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The Hillslope Signature of Knickpoints Resulting from Stream Capture, Coastal Processes, and Resistant Bedrock on Santa Cruz Island, CA: Insights from and Automated Knickpoint-Selection Algorithm


Oversteepened, convex segments of stream channels called knickpoints have been utilized as markers that commonly migrate upstream and delineate abrupt changes in erosional efficiency influenced by base-level fall, changes in rock strength, or strong spatial variations in discharge. Currently, few analyses based on DEMs enable discrimination among migrating knickpoints related to changes in external forcing (baselevel fall, stream capture, and climate) versus fixed knickpoints related to internal forcing within a catchment (resistant bedrock units, coarse debris flow run-outs at tributary junctions, or landslide dams). Furthermore, few analyses have characterized the extent that migratory knickpoints steepen downstream-adjacent hillslopes. To study these interactions, we exploit a 1-m resolution LiDAR DEM of Santa Cruz Island (SCI), CA and a new algorithm that automatically extracts and measures the dimensions of any knickpoint in a regional DEM. The algorithm reduces knickpoint selection time by >99% and removes selection bias from the traditional means of regional knickpoint identification that relies on visual inspections of individual longitudinal profiles.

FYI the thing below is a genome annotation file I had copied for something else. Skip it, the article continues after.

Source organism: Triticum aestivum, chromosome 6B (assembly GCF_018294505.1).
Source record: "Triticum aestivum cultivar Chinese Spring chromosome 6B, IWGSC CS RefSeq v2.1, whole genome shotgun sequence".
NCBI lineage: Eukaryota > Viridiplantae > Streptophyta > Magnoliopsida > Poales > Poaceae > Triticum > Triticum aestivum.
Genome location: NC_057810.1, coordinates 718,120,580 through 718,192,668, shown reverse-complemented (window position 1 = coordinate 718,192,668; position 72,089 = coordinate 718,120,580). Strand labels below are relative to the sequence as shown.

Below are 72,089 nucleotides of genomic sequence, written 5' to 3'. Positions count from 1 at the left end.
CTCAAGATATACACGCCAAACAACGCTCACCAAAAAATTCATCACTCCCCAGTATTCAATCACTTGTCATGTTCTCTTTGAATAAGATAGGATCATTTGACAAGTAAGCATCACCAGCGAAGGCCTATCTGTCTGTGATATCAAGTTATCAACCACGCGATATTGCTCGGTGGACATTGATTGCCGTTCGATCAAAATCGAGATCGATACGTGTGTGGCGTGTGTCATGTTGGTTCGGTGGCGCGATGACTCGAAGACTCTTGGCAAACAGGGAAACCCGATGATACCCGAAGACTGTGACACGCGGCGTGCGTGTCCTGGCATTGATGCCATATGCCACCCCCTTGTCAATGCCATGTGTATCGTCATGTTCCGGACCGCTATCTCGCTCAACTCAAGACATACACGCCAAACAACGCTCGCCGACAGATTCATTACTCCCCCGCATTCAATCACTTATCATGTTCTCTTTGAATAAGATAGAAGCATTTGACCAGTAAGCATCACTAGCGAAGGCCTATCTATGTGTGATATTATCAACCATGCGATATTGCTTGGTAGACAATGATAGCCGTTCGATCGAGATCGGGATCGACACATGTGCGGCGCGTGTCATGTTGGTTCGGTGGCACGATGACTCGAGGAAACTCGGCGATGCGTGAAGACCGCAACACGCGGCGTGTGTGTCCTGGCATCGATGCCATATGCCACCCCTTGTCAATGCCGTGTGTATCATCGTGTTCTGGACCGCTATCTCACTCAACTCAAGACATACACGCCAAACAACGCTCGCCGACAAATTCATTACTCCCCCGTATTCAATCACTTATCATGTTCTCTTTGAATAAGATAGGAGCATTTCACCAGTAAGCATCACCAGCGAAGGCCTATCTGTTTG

The spatial pattern of knickpoints located by the algorithm highlight three dominant knickpoint-forming processes on SCI: knickpoints fixed to contacts between rocks of different strength, knickpoints migrating upstream from an incision pulse caused by a significant stream capture event, and mobile knickpoints stemming from relative sea-level fall and wave erosion of sea-cliffs. Nearly 36% of the hillslope area downstream from migratory knickpoints has slopes above threshold values of 35˚, and on average, these regions display a 4-6˚ steeper median hillslope-gradient than hillslopes upstream from migratory knickpoints. Hillslope-gradient histograms are nearly identical upstream and downstream from knickpoints fixed to spatial changes in rock strength or when re-analyzing hillslopes surrounding migratory knickpoints with a 10-m resolution DEM. From regionally extensive map of stream knickpoints, geological context, and hillslope attributes extracted from a 1-m resolution DEM, new insights emerge on the controls of landscape evolution; insights that would be much harder to obtain through individual knickpoint selection or lower resolution imagery.

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